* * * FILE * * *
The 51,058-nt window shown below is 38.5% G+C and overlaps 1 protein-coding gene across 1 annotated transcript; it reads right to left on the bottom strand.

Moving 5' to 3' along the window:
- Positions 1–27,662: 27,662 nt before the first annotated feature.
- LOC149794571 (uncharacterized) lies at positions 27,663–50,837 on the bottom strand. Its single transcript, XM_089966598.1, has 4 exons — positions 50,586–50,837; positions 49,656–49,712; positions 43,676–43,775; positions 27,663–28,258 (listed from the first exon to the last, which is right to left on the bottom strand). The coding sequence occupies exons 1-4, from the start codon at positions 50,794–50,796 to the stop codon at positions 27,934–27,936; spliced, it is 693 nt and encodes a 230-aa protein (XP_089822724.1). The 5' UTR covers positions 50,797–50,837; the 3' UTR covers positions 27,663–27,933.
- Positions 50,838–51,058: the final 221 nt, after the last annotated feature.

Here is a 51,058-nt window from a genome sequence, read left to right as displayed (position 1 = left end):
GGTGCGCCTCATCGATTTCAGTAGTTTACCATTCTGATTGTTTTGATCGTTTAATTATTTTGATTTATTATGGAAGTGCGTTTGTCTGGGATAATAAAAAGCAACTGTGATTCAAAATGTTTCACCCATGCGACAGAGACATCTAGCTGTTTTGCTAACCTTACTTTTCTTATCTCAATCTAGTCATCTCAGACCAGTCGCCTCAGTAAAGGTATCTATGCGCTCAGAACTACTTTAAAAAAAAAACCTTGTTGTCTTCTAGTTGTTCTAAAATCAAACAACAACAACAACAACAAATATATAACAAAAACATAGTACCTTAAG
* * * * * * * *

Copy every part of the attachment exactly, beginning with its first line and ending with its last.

The 51,058-nt window shown below is 38.5% G+C and overlaps 1 protein-coding gene across 1 annotated transcript; it reads right to left on the bottom strand.

Moving 5' to 3' along the window:
- Positions 1–27,662: 27,662 nt before the first annotated feature.
- LOC149794571 (uncharacterized) lies at positions 27,663–50,837 on the bottom strand. Its single transcript, XM_089966598.1, has 4 exons — positions 50,586–50,837; positions 49,656–49,712; positions 43,676–43,775; positions 27,663–28,258 (listed from the first exon to the last, which is right to left on the bottom strand). The coding sequence occupies exons 1-4, from the start codon at positions 50,794–50,796 to the stop codon at positions 27,934–27,936; spliced, it is 693 nt and encodes a 230-aa protein (XP_089822724.1). The 5' UTR covers positions 50,797–50,837; the 3' UTR covers positions 27,663–27,933.
- Positions 50,838–51,058: the final 221 nt, after the last annotated feature.

Here is a 51,058-nt window from a genome sequence, read left to right as displayed (position 1 = left end):
GGTGCGCCTCATCGATTTCAGTAGTTTACCATTCTGATTGTTTTGATCGTTTAATTATTTTGATTTATTATGGAAGTGCGTTTGTCTGGGATAATAAAAAGCAACTGTGATTCAAAATGTTTCACCCATGCGACAGAGACATCTAGCTGTTTTGCTAACCTTACTTTTCTTATCTCAATCTAGTCATCTCAGACCAGTCGCCTCAGTAAAGGTATCTATGCGCTCAGAACTACTTTAAAAAAAAAACCTTGTTGTCTTCTAGTTGTTCTAAAATCAAACAACAACAACAACAACAAATATATAACAAAAACATAGTACCTTAAG